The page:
July 30, 2009 by David Gillaspie
Getting to a national-level wrestling tournament is one thing; doing something while you’re there is another. You can say it’s all about the experience, but when it’s Junior Nationals and you’re a senior that thinking doesn’t work. You are there to win something. So is everyone else.
The one person you want to avoid at the tournament is the wrestler competing for his life, for his future in the sport. He might be coming off an injury that cooled his college prospects. He might be peaking for the first time in his life on the mat and ready to beat anyone. You avoid that guy by being that guy.
Stewart Abbe and I convinced each other we were that guy. We hitchhiked to Junior Nationals in Iowa City. It was part of the training routine. If Rick Sanders from Oregon could hitch around the world and win world championships and two Olympic silver medals, then it’s the right thing to do. That he died in a car accident while hitchhiking the year before gave our trip added meaning.
It meant getting into a car with a twenty two year old man in Idaho taking his underage girlfriend to Indiana to get married. Kidnappers are apparently aware of state marriage laws? It meant riding through the Nebraska night in a hotrod Ford. The driver pulled off the interstate for gas and drag racing. He didn’t lose. We hoped it was an omen.
The road gave Stewart and I a vision that we carried forward. If we survived the maniacs behind the wheel, we could do anything. Besides that, we were North Bend Bulldogs, or Rhinos.
Who picks up two shirtless guys practicing wrestling footwork on the side of the road? The loaded guy who needs us to buy him another bottle of hopped up cough syrup; the salesman traveling a long stretch between stops; the sailor on his way to the Great Lakes Training Center.
Our final ride in Iowa left us at on off-ramp. We stepped into a glowing world of fireflies. In the night the bugs took on a certain menace. We’d never seen fireflies and didn’t know if killing them left a burn. They didn’t bite so it didn’t matter.
The legend of Rick Sanders explains the chunky necklaces he wore. He said he made them himself; when he felt the urge to smoke he worked on a necklace. Therapy jewelry, like our therapy road trip.
Our teammates on the Oregon All-Star team came out the usual way. Dependable cars and adult supervision got them to Iowa. New haircuts and determination took some of them all the way. Stewart and I were on the ratty side, the sunburned faces of future vagabonds riding their thumbs cross-country. It was the only way for us.
The difference between traveling in team vans and taking your chances on the open road was obvious. We were seasoned for one, the sort of seasoning lack of showers and laundry gives you. We were used to the rhythms of uncertainty; nothing had to be perfect to work, just like a match.
After wrestling through Illinois the team settled into University of Iowa dorms for the tournament. I’d forgotten my 33-2 loss after wins on the road. I didn’t care if I saw the guy, but I remembered the feeling he left me with and vowed to bring it to whoever stepped on the mat.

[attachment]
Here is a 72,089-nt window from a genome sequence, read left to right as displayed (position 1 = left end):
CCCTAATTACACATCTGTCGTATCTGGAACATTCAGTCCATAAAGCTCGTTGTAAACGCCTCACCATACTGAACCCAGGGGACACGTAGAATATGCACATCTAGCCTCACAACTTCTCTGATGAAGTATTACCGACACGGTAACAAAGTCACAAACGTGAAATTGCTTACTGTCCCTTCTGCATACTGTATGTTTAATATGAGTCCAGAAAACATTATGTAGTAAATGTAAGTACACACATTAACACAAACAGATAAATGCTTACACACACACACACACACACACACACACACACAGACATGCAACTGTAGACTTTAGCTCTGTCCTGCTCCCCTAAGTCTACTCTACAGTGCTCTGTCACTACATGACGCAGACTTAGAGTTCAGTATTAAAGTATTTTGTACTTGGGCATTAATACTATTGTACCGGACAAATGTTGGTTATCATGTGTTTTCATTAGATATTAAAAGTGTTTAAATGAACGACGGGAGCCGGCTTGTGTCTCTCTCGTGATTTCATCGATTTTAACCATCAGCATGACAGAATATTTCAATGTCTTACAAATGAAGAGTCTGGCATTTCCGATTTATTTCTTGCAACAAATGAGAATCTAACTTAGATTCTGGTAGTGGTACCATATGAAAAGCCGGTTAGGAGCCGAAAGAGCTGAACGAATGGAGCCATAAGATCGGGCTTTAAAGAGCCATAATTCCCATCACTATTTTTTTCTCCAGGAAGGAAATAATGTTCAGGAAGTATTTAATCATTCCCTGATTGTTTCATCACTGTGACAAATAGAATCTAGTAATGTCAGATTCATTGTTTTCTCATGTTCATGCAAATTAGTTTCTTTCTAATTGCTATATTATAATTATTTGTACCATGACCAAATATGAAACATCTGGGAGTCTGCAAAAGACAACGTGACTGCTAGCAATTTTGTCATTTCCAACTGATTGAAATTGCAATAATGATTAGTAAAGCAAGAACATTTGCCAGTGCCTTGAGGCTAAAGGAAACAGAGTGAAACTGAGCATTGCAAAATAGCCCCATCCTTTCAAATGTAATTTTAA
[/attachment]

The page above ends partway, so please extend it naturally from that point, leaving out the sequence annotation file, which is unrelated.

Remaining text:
During one of our practices in the big gym, Dan Gable stopped by in his workout gear. This is after his ’72 Olympic tournament where no one took him down. He invited us to step out and work takedowns. My 33-2 fueled hostility didn’t matter, as if anyone is taking anything out on Dan Gable. But you have to wrestle the best to be the best. That’s what the smart guys say. They probably didn’t step out with Gable.
He gave us all two chances and countered everything. We were high school, but he treated us like equals, like wrestlers. Instead of breaking out his own personal kick-ass, he gave pointers on how to improve technique. One Oregon guy had a special move. He faked a double, popped up into double under hooks, and threw in one fluid motion. He launched Gable over the top.
For a second I had a new hero, another Oregon guy besides Canby’s Larry Owings working the greatest ever. It was a long second watching Gable relax over the arch and touch his head for the instant it takes to feel which way the thrower will turn. He sat to the side our triple crown teammate turned and held him like he saw it coming from the start.
I felt relief that it worked out the way it did. No one wanted to see Gable struggle; it would get ugly fast. That was my plan for the tournament all along, get ugly fast and hang on.
1973 brought a non-traditional approach to sports. Steve Prefontaine re-invented the track star. Joe Namath already won his Super Bowl and his party-guy reputation. Curt Flood had changed baseball. Title IX was a year old. Brian Oldfield competed in kilts and lady’s swimsuits.
It was new world, one that still defines what we see now. Hip means more than hippie. Long hair, beards, and beads don’t exclude anyone from the top rungs of the wrestling ladder. Rick Sanders shined a light for anyone troubled by rigorous conformity. His ways might not work for the majority, but he showed you don’t have to ride the big bus to get where you’re headed.
Stewart and I left Iowa with more than we came with. We met Mark Johnson, watched Chris Campbell. Lorenzo Jones broke out his foot sweep. Kevin Kramer smiled his way to the top. Roy Palm nearly threw Dan Gable. Larry Bielenberg took a double crown and left right afterward for a trip to Poland. We tucked our share of all-American hardware into our packs and looked west.
Wrestle for yourself, for the future of the sport. Make your effort count when it matters most. Do that much and you’ll join the long line of athletes with one thought in mind: My kid will be than me. But that was along way away for the top wrestlers at the 1973 Junior National. They would go to college, win more national championships, then train for the 1980 Moscow Olympics.